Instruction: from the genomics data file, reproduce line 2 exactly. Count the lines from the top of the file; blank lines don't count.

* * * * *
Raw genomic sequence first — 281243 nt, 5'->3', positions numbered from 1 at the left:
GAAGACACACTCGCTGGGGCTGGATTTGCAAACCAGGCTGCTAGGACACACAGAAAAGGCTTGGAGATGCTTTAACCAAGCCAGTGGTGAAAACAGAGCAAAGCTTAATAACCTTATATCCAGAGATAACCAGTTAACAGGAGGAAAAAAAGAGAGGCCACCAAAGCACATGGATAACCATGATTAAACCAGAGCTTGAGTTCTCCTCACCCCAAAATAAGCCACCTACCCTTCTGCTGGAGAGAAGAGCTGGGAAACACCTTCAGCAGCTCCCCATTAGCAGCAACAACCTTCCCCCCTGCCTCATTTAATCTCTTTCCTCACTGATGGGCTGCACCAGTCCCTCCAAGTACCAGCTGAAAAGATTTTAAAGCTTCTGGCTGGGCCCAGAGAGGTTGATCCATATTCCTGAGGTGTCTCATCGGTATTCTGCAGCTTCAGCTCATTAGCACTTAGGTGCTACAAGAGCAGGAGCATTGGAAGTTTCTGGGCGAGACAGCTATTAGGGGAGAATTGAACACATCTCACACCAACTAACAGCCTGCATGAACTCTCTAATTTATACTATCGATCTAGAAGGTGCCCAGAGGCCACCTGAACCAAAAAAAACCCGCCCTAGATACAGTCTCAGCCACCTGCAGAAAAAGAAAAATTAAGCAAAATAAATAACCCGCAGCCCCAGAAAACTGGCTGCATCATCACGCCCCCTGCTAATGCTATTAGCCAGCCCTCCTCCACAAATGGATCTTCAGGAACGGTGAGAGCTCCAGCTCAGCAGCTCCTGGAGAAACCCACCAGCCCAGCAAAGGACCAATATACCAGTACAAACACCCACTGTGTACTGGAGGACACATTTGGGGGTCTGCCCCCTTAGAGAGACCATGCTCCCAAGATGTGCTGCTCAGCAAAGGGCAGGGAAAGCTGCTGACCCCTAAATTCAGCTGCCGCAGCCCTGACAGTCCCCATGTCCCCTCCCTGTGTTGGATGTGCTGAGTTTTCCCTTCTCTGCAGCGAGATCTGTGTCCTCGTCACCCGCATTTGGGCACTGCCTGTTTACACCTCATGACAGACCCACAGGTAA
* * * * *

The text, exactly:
GAAGACACACTCGCTGGGGCTGGATTTGCAAACCAGGCTGCTAGGACACACAGAAAAGGCTTGGAGATGCTTTAACCAAGCCAGTGGTGAAAACAGAGCAAAGCTTAATAACCTTATATCCAGAGATAACCAGTTAACAGGAGGAAAAAAAGAGAGGCCACCAAAGCACATGGATAACCATGATTAAACCAGAGCTTGAGTTCTCCTCACCCCAAAATAAGCCACCTACCCTTCTGCTGGAGAGAAGAGCTGGGAAACACCTTCAGCAGCTCCCCATTAGCAGCAACAACCTTCCCCCCTGCCTCATTTAATCTCTTTCCTCACTGATGGGCTGCACCAGTCCCTCCAAGTACCAGCTGAAAAGATTTTAAAGCTTCTGGCTGGGCCCAGAGAGGTTGATCCATATTCCTGAGGTGTCTCATCGGTATTCTGCAGCTTCAGCTCATTAGCACTTAGGTGCTACAAGAGCAGGAGCATTGGAAGTTTCTGGGCGAGACAGCTATTAGGGGAGAATTGAACACATCTCACACCAACTAACAGCCTGCATGAACTCTCTAATTTATACTATCGATCTAGAAGGTGCCCAGAGGCCACCTGAACCAAAAAAAACCCGCCCTAGATACAGTCTCAGCCACCTGCAGAAAAAGAAAAATTAAGCAAAATAAATAACCCGCAGCCCCAGAAAACTGGCTGCATCATCACGCCCCCTGCTAATGCTATTAGCCAGCCCTCCTCCACAAATGGATCTTCAGGAACGGTGAGAGCTCCAGCTCAGCAGCTCCTGGAGAAACCCACCAGCCCAGCAAAGGACCAATATACCAGTACAAACACCCACTGTGTACTGGAGGACACATTTGGGGGTCTGCCCCCTTAGAGAGACCATGCTCCCAAGATGTGCTGCTCAGCAAAGGGCAGGGAAAGCTGCTGACCCCTAAATTCAGCTGCCGCAGCCCTGACAGTCCCCATGTCCCCTCCCTGTGTTGGATGTGCTGAGTTTTCCCTTCTCTGCAGCGAGATCTGTGTCCTCGTCACCCGCATTTGGGCACTGCCTGTTTACACCTCATGACAGACCCACAGGTAA